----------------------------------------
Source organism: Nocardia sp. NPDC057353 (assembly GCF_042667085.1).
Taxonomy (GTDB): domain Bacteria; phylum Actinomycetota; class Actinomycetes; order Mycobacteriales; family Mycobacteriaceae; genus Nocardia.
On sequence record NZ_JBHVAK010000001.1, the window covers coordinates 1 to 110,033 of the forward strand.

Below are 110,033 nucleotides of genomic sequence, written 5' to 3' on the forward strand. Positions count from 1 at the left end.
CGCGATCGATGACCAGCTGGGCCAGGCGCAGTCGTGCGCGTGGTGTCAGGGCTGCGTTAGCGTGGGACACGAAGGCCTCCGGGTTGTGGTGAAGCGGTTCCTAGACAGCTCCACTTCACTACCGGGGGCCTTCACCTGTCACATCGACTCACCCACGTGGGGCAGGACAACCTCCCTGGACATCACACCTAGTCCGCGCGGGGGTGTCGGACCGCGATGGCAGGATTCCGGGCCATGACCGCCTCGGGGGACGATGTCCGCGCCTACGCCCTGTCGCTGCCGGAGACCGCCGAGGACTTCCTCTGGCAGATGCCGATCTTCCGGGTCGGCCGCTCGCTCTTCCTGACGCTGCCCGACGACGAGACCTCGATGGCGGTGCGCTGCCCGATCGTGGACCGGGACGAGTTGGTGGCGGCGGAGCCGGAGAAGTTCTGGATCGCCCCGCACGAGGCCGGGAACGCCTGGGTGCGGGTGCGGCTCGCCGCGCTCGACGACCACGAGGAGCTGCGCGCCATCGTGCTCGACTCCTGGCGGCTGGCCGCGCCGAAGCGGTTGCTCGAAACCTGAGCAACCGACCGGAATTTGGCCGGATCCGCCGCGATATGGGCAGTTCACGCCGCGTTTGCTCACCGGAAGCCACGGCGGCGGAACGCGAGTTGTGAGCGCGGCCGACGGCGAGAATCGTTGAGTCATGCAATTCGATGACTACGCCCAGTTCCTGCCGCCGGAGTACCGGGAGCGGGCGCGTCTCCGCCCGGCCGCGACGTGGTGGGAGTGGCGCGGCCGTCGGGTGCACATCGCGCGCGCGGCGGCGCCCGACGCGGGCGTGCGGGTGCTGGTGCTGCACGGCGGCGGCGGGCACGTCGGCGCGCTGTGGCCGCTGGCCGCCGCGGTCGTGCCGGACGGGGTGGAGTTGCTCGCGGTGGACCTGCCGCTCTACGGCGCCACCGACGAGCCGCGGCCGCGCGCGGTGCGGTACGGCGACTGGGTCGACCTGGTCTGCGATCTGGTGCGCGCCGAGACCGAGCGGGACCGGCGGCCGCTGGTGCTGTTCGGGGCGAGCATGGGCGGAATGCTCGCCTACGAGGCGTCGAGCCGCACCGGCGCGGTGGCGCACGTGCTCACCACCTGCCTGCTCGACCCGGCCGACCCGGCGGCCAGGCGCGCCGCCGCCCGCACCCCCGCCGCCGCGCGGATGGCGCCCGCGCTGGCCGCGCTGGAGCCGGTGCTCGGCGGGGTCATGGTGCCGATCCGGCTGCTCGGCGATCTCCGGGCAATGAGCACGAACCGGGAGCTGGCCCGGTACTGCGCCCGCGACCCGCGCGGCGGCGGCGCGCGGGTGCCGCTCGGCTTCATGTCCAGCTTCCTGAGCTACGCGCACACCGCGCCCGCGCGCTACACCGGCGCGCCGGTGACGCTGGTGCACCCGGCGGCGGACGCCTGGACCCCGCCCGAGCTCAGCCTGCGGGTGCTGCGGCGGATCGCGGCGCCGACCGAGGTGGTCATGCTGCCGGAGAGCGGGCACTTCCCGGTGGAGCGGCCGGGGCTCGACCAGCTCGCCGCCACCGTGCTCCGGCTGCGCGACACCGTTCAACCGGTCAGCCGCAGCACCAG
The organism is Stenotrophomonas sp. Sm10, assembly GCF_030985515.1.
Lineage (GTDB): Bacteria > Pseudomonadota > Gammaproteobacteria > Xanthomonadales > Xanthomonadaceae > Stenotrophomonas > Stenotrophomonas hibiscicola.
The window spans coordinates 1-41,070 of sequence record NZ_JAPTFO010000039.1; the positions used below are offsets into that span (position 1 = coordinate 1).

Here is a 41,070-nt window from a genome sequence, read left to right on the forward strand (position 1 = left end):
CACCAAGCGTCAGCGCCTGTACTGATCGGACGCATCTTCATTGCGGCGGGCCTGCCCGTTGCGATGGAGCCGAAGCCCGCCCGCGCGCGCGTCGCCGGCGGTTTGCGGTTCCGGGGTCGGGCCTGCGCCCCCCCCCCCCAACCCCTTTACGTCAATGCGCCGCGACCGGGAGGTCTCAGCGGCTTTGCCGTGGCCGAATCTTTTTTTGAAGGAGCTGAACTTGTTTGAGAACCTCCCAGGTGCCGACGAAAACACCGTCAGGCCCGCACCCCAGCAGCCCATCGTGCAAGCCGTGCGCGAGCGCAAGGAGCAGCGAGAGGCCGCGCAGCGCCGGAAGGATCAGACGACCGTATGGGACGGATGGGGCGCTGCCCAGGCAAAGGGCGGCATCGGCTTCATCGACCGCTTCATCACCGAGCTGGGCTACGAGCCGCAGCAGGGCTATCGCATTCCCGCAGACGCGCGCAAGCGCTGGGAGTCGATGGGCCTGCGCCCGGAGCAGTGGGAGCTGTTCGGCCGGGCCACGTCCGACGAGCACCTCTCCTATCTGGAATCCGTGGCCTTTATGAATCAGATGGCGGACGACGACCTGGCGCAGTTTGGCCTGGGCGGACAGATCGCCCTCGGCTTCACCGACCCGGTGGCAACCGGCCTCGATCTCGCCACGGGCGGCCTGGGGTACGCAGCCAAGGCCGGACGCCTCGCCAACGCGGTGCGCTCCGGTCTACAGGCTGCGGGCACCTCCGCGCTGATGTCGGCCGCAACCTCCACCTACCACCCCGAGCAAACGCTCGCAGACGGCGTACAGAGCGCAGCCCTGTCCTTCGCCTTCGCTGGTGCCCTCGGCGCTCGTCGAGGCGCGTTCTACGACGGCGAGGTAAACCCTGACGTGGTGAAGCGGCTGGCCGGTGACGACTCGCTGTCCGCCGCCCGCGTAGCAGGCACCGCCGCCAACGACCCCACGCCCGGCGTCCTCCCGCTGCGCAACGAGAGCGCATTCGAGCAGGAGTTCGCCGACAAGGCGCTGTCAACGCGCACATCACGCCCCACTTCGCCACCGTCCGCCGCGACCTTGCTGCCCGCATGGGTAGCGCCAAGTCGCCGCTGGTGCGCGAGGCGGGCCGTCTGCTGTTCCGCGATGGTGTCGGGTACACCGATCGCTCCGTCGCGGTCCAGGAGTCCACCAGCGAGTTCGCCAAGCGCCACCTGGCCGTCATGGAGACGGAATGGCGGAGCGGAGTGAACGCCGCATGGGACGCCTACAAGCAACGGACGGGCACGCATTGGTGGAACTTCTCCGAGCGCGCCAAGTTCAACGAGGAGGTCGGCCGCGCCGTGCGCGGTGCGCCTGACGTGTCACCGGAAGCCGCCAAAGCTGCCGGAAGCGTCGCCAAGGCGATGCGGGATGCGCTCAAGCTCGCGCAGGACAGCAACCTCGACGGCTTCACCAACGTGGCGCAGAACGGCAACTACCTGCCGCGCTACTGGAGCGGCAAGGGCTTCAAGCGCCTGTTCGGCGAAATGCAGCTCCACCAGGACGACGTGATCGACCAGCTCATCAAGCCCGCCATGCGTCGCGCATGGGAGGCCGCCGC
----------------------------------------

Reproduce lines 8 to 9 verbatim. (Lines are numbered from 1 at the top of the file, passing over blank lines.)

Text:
The window spans coordinates 1-41,070 of sequence record NZ_JAPTFO010000039.1; the positions used below are offsets into that span (position 1 = coordinate 1).

Here is a 41,070-nt window from a genome sequence, read left to right on the forward strand (position 1 = left end):